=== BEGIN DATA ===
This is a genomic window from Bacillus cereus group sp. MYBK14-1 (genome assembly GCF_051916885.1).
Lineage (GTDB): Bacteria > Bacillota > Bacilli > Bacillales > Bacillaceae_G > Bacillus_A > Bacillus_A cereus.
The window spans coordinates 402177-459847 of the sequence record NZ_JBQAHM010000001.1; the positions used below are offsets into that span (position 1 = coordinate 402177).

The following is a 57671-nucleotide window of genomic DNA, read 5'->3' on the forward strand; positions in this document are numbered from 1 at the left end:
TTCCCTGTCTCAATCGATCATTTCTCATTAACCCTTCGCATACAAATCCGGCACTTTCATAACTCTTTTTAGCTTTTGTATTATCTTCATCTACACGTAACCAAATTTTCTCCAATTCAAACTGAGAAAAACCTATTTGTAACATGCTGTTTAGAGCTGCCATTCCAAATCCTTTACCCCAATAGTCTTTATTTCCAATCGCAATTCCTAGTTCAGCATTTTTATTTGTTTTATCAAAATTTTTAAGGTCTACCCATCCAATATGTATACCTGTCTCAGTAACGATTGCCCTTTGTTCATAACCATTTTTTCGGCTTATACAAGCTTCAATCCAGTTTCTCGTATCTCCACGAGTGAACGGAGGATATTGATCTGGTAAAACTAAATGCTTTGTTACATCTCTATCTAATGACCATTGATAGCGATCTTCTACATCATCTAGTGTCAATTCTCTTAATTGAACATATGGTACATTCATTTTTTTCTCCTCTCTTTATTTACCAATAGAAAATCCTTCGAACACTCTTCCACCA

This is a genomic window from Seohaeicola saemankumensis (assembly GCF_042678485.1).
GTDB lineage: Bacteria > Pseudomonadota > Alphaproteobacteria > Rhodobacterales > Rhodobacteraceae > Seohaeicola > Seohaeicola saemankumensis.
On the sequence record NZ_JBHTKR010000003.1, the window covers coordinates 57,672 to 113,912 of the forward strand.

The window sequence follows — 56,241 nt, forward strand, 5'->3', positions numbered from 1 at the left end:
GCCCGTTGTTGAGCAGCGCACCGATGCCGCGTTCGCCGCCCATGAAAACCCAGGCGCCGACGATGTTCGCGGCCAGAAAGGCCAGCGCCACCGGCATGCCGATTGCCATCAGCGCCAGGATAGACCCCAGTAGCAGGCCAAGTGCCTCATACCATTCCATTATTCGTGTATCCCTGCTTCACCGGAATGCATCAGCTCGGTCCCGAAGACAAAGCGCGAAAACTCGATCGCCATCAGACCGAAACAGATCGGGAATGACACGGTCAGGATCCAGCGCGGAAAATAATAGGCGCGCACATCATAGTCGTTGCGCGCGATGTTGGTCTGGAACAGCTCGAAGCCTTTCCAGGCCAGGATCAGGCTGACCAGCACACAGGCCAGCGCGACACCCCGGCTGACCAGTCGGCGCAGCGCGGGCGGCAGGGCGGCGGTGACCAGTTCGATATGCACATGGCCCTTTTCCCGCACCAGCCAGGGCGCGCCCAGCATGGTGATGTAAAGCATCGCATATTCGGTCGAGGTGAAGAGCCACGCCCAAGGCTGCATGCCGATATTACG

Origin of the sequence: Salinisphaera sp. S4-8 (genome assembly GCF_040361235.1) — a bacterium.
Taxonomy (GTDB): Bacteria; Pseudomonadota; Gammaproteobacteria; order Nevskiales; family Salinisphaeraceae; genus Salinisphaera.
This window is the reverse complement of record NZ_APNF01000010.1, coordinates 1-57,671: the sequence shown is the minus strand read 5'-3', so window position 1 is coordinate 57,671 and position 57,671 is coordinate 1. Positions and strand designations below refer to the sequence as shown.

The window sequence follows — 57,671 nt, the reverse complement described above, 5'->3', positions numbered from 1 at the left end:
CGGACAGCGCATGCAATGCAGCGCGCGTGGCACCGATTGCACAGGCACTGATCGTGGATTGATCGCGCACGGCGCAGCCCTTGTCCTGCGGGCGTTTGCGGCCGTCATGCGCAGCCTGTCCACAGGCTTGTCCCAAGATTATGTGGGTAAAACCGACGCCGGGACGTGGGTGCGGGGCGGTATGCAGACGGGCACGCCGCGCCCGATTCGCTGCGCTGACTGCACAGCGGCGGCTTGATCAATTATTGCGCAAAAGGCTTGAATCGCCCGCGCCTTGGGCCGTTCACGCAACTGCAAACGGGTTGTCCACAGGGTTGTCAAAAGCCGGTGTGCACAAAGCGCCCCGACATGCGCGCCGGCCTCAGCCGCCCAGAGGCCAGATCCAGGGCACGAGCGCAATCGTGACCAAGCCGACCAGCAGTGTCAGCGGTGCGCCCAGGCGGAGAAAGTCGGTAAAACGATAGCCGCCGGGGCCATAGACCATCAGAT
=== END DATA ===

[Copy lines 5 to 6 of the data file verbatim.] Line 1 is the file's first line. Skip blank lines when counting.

TTCCCTGTCTCAATCGATCATTTCTCATTAACCCTTCGCATACAAATCCGGCACTTTCATAACTCTTTTTAGCTTTTGTATTATCTTCATCTACACGTAACCAAATTTTCTCCAATTCAAACTGAGAAAAACCTATTTGTAACATGCTGTTTAGAGCTGCCATTCCAAATCCTTTACCCCAATAGTCTTTATTTCCAATCGCAATTCCTAGTTCAGCATTTTTATTTGTTTTATCAAAATTTTTAAGGTCTACCCATCCAATATGTATACCTGTCTCAGTAACGATTGCCCTTTGTTCATAACCATTTTTTCGGCTTATACAAGCTTCAATCCAGTTTCTCGTATCTCCACGAGTGAACGGAGGATATTGATCTGGTAAAACTAAATGCTTTGTTACATCTCTATCTAATGACCATTGATAGCGATCTTCTACATCATCTAGTGTCAATTCTCTTAATTGAACATATGGTACATTCATTTTTTTCTCCTCTCTTTATTTACCAATAGAAAATCCTTCGAACACTCTTCCACCA

This is a genomic window from Seohaeicola saemankumensis (assembly GCF_042678485.1).